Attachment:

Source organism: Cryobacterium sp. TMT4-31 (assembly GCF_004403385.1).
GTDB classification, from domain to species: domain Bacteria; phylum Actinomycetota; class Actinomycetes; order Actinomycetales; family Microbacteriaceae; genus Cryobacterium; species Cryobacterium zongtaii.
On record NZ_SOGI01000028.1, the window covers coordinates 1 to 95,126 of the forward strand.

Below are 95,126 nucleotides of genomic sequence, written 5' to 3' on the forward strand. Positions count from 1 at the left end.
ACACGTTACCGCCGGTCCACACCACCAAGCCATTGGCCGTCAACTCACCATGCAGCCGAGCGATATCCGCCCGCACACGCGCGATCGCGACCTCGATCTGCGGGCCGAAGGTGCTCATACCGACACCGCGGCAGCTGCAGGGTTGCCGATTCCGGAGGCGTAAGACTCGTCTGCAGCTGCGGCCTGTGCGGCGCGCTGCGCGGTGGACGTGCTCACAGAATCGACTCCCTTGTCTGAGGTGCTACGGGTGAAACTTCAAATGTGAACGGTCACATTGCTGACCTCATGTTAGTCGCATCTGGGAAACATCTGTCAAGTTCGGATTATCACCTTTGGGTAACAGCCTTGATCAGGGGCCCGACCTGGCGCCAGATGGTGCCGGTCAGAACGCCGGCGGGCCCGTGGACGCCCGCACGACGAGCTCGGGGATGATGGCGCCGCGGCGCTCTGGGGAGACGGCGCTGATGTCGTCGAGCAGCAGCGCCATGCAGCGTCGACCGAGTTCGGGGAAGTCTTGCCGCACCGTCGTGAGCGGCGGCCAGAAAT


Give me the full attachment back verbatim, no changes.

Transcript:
Source organism: Cryobacterium sp. TMT4-31 (assembly GCF_004403385.1).
GTDB classification, from domain to species: domain Bacteria; phylum Actinomycetota; class Actinomycetes; order Actinomycetales; family Microbacteriaceae; genus Cryobacterium; species Cryobacterium zongtaii.
On record NZ_SOGI01000028.1, the window covers coordinates 1 to 95,126 of the forward strand.

Below are 95,126 nucleotides of genomic sequence, written 5' to 3' on the forward strand. Positions count from 1 at the left end.
ACACGTTACCGCCGGTCCACACCACCAAGCCATTGGCCGTCAACTCACCATGCAGCCGAGCGATATCCGCCCGCACACGCGCGATCGCGACCTCGATCTGCGGGCCGAAGGTGCTCATACCGACACCGCGGCAGCTGCAGGGTTGCCGATTCCGGAGGCGTAAGACTCGTCTGCAGCTGCGGCCTGTGCGGCGCGCTGCGCGGTGGACGTGCTCACAGAATCGACTCCCTTGTCTGAGGTGCTACGGGTGAAACTTCAAATGTGAACGGTCACATTGCTGACCTCATGTTAGTCGCATCTGGGAAACATCTGTCAAGTTCGGATTATCACCTTTGGGTAACAGCCTTGATCAGGGGCCCGACCTGGCGCCAGATGGTGCCGGTCAGAACGCCGGCGGGCCCGTGGACGCCCGCACGACGAGCTCGGGGATGATGGCGCCGCGGCGCTCTGGGGAGACGGCGCTGATGTCGTCGAGCAGCAGCGCCATGCAGCGTCGACCGAGTTCGGGGAAGTCTTGCCGCACCGTCGTGAGCGGCGGCCAGAAAT